Silver Legion of America

From Wikipedia, the free encyclopedia
Jump to navigation Jump to search
Silver Legion of America
Other nameSilver Shirts
LeaderWilliam Dudley Pelley[1]
FoundedJanuary 31, 1933 (1933-01-31)[2]
DissolvedDecember 8, 1941
HeadquartersAsheville, North Carolina[3]
Publications • Liberation
 • Pelley's Silvershirt Weekly
 • The Galilean
 • The New Liberator
Political wingChristian Party[4][5]
Membership15,000 (c. 1934)[6][7]
100,000 (claimed)[8]
IdeologyCorporate statism
White supremacism
White nationalism[9]
Business nationalism
Social conservatism
Racial segregation[10]
Right-wing populism
Non-interventionism[11]
Clerical fascism[12]
Political positionRadical right[13][14]
ReligionProtestant Christianity
Active regionsSmall communities in the Midwest and in the Pacific Northwest[15][16]
Colors  Silver and   scarlet
Slogan"Loyalty, Liberation, and Legion"
Anthem"Battle Hymn of the Republic"

The Silver Legion of America, commonly known as the Silver Shirts, was an underground American fascist organization founded by William Dudley Pelley that was headquartered in Asheville, North Carolina[17] and announced publicly on January 31, 1933. The group was effectively dissolved on December 8, 1941, the same day the United States declared war on Japan, when police called for the open arrest[clarification needed] of any individuals associated with the group.

History[edit]

A nationalist, fascist group[11] modeled after Benito Mussolini's blackshirts, the paramilitary Silver Legion wore a silver shirt with a blue tie, along with a campaign hat and blue corduroy trousers with leggings. The uniform shirts bore a scarlet letter L over the heart: an emblem meant to symbolize Loyalty to the United States, Liberation from materialism, and the Silver Legion itself. The blocky slab serif L-emblem was in a typeface similar to the present-day Rockwell Extra Bold. The organizational flag was a plain silver field with such a red L in the canton at the upper left.

By 1934, the Legion claimed to have about 15,000 members.[18] Circa 1935, a Nazi agent befriended mining fortune heiress Jessie Murphy, convincing her to contribute cash, and the use of her ranch, recently purchased from screen cowboy Will Rogers, to the fascist movement.[19] The Legion began construction of the Murphy Ranch, situated on a secluded, 55-acre (22 ha) site in the Los Angeles hills, meant to serve as a fortified world headquarters after the expected fascist global conquest.[citation needed]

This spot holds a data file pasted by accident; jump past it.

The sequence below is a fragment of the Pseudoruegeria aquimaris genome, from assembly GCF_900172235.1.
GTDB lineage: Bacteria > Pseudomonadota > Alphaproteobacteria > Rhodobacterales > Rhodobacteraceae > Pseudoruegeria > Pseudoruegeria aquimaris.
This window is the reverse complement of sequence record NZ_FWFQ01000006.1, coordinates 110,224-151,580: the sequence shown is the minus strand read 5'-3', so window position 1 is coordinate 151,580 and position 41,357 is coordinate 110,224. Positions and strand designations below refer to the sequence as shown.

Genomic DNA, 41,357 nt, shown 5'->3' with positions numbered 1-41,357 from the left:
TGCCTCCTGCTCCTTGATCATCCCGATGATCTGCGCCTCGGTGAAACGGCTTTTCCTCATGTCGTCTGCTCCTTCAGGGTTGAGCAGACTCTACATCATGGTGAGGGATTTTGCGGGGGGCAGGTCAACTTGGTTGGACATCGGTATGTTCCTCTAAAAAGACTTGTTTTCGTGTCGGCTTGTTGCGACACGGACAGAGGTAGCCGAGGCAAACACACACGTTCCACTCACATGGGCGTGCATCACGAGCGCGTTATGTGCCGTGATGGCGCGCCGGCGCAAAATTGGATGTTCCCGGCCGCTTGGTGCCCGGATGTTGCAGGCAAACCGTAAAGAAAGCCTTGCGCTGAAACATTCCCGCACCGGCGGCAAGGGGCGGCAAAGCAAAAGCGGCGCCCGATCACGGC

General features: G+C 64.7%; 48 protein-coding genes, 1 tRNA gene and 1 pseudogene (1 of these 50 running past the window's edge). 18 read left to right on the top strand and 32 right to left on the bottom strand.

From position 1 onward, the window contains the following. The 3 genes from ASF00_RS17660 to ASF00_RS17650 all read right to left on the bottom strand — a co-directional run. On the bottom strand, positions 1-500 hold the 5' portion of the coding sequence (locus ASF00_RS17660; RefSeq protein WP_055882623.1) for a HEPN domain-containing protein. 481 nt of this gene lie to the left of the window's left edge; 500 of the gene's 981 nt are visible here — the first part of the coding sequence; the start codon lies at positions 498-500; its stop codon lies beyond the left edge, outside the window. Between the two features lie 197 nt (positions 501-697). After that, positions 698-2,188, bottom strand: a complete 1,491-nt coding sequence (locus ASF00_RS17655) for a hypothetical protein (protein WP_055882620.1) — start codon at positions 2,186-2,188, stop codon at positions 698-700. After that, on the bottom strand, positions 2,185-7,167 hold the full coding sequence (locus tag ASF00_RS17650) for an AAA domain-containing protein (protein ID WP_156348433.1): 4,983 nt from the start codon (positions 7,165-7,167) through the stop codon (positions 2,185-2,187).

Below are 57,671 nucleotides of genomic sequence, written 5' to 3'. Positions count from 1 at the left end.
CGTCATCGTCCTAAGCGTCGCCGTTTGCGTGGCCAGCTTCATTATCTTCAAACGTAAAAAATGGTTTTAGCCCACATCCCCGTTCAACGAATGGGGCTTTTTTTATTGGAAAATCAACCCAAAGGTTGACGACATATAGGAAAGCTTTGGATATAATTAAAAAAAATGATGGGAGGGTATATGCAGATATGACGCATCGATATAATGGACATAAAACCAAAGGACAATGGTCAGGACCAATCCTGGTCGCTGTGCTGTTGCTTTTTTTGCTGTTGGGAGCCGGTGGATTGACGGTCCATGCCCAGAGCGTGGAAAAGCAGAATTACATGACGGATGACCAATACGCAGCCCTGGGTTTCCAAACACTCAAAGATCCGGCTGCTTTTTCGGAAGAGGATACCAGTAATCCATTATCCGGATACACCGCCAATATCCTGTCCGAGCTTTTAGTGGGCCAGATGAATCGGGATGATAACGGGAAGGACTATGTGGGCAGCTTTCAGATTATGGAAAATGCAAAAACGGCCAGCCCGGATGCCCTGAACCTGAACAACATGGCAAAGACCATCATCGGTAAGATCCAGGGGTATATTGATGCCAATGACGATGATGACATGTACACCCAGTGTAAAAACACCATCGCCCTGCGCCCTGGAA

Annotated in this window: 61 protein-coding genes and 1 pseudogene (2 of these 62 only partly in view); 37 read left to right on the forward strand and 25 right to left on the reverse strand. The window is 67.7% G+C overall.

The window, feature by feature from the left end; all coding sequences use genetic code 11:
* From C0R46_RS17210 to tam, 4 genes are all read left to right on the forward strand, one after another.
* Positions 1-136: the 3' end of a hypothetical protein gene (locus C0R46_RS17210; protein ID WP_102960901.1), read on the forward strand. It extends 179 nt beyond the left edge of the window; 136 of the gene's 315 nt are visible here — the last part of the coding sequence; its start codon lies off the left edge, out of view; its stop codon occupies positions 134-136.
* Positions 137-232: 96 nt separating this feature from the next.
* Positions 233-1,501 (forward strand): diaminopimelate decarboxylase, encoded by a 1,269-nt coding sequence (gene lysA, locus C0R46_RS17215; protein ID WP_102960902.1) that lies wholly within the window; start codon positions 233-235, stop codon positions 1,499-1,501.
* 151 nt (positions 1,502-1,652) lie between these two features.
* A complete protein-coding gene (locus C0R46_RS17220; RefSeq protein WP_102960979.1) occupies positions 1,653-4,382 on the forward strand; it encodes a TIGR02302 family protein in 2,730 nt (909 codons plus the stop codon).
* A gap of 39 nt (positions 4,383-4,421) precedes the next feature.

Legion leader Pelley called for a "Christian Commonwealth" in America that would combine the principles of racism, nationalism, and theocracy, while excluding Jews and non-whites.[20] He claimed he would save America from Jewish communists just as "Mussolini and his Black Shirts saved Italy and as Hitler and his Brown Shirts saved Germany."[21] Pelley ran for president of the United States in the 1936 election on a third-party ticket under the Christian Party banner. Pelley hoped to seize power in a "silver revolution" and set himself as dictator of the United States. He would be called "the Chief" just like other fascist world leaders who had similar titles such "Der Führer" for Adolf Hitler and "II Duce" for Benito Mussolini.[22] However, the Democratic President Franklin D. Roosevelt handily won the reelection, and Pelley failed to figure among the top four. By around 1938, the Silver Legion's membership was down to about 5,000.[23]

After the Japanese attack on Pearl Harbor on Sunday, December 7, 1941, local police occupied the "world headquarters" bunker compound and detained members of the 50-man caretaker force.[citation needed] The declaration of war on the United States by Nazi Germany and the Kingdom of Italy led to the rapid decline of the Silver Legion.

On January 20, 1942, Pelley was sentenced to serve two to three years in prison by Superior Court Judge F. Don Phillips, in Asheville, North Carolina, for violating terms of probation of a 1935 conviction for violating North Carolina security laws. The same sentence had been suspended pending good behavior, but the court found that during that period Pelley had published false and libelous statements, published inaccurate reports and advertising, and supported a secret military organization.[24]

In popular culture[edit]